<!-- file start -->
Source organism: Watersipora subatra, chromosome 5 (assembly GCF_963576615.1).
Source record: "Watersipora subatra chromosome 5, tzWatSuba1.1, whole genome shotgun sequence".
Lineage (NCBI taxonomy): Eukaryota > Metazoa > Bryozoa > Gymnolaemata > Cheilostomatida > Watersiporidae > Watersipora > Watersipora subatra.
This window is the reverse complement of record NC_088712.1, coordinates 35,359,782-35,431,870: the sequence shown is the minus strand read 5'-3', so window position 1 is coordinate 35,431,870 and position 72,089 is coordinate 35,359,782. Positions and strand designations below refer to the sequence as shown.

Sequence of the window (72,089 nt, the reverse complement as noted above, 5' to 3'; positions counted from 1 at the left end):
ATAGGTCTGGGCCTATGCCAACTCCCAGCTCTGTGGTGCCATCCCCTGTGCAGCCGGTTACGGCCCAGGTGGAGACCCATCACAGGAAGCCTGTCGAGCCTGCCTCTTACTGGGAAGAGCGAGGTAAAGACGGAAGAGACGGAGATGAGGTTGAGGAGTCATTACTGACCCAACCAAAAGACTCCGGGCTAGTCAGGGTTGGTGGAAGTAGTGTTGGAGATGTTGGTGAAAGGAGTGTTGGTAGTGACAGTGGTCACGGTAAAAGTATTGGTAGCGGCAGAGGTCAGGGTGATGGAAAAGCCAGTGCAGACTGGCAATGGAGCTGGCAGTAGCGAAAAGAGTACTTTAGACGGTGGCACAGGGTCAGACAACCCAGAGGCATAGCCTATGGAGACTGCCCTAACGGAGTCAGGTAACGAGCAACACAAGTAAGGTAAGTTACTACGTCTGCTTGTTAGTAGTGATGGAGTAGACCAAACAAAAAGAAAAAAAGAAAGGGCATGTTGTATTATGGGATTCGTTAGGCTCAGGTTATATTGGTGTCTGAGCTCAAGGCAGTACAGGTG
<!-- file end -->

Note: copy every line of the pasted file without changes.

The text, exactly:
Source organism: Watersipora subatra, chromosome 5 (assembly GCF_963576615.1).
Source record: "Watersipora subatra chromosome 5, tzWatSuba1.1, whole genome shotgun sequence".
Lineage (NCBI taxonomy): Eukaryota > Metazoa > Bryozoa > Gymnolaemata > Cheilostomatida > Watersiporidae > Watersipora > Watersipora subatra.
This window is the reverse complement of record NC_088712.1, coordinates 35,359,782-35,431,870: the sequence shown is the minus strand read 5'-3', so window position 1 is coordinate 35,431,870 and position 72,089 is coordinate 35,359,782. Positions and strand designations below refer to the sequence as shown.

Sequence of the window (72,089 nt, the reverse complement as noted above, 5' to 3'; positions counted from 1 at the left end):
ATAGGTCTGGGCCTATGCCAACTCCCAGCTCTGTGGTGCCATCCCCTGTGCAGCCGGTTACGGCCCAGGTGGAGACCCATCACAGGAAGCCTGTCGAGCCTGCCTCTTACTGGGAAGAGCGAGGTAAAGACGGAAGAGACGGAGATGAGGTTGAGGAGTCATTACTGACCCAACCAAAAGACTCCGGGCTAGTCAGGGTTGGTGGAAGTAGTGTTGGAGATGTTGGTGAAAGGAGTGTTGGTAGTGACAGTGGTCACGGTAAAAGTATTGGTAGCGGCAGAGGTCAGGGTGATGGAAAAGCCAGTGCAGACTGGCAATGGAGCTGGCAGTAGCGAAAAGAGTACTTTAGACGGTGGCACAGGGTCAGACAACCCAGAGGCATAGCCTATGGAGACTGCCCTAACGGAGTCAGGTAACGAGCAACACAAGTAAGGTAAGTTACTACGTCTGCTTGTTAGTAGTGATGGAGTAGACCAAACAAAAAGAAAAAAAGAAAGGGCATGTTGTATTATGGGATTCGTTAGGCTCAGGTTATATTGGTGTCTGAGCTCAAGGCAGTACAGGTG